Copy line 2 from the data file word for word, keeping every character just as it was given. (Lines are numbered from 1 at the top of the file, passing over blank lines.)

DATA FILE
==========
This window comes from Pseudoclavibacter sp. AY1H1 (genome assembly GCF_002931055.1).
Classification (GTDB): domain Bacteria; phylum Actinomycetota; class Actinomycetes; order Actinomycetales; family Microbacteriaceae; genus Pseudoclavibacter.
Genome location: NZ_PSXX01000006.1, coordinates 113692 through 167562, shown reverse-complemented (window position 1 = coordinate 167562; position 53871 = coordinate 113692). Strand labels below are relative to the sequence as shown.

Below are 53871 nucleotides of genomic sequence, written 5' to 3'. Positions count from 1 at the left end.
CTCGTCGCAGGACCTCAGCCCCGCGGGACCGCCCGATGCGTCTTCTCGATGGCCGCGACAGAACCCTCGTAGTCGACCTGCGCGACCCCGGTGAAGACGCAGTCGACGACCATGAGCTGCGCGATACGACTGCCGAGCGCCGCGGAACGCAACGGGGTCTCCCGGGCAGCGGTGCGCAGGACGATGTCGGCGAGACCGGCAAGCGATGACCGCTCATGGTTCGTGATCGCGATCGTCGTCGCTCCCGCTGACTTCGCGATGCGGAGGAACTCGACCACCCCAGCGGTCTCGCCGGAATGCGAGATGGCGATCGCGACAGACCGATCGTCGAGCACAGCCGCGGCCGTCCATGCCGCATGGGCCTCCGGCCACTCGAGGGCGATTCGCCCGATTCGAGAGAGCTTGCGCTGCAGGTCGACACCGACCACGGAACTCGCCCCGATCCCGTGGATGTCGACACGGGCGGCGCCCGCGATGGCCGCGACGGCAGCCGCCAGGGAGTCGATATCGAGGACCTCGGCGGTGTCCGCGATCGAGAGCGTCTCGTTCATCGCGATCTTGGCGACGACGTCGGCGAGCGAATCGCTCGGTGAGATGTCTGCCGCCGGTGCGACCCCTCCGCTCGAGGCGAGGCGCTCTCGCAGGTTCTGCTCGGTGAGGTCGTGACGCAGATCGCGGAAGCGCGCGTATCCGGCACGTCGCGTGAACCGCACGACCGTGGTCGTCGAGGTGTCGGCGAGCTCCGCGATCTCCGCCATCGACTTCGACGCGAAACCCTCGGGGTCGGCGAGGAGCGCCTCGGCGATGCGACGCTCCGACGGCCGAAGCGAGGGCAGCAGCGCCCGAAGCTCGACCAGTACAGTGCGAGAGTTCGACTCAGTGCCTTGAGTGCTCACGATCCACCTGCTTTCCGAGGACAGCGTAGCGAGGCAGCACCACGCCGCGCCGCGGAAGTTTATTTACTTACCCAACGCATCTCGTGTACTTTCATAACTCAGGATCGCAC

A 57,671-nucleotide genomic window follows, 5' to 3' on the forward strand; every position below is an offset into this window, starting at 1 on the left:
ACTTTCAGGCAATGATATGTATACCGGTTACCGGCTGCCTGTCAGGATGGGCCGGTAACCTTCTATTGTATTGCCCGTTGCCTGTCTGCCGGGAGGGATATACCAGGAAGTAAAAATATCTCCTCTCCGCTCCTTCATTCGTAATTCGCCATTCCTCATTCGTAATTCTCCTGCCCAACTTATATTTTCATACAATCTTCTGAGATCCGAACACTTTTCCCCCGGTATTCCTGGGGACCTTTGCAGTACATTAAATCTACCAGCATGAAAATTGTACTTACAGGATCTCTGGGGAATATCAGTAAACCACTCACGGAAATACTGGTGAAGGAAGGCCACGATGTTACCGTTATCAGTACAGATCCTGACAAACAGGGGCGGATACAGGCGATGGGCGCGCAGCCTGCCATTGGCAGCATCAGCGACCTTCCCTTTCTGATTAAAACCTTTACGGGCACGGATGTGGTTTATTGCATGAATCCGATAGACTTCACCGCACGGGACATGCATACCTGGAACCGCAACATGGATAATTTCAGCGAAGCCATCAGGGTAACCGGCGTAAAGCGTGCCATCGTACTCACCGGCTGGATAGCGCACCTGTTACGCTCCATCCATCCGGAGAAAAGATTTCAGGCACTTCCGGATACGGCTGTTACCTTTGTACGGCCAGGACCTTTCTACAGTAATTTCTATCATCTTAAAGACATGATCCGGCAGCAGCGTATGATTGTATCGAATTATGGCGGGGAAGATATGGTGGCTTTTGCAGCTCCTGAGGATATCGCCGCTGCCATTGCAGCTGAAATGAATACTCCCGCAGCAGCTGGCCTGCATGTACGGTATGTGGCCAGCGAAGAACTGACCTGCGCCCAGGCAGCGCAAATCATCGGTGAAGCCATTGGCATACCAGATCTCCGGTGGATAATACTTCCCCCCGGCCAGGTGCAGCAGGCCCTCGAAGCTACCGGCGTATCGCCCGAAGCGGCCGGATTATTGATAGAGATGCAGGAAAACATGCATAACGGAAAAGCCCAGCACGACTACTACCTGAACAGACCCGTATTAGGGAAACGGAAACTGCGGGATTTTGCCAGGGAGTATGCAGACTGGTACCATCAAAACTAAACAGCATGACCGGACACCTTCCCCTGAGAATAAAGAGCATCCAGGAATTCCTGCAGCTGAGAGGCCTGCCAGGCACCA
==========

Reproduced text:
Classification (GTDB): domain Bacteria; phylum Actinomycetota; class Actinomycetes; order Actinomycetales; family Microbacteriaceae; genus Pseudoclavibacter.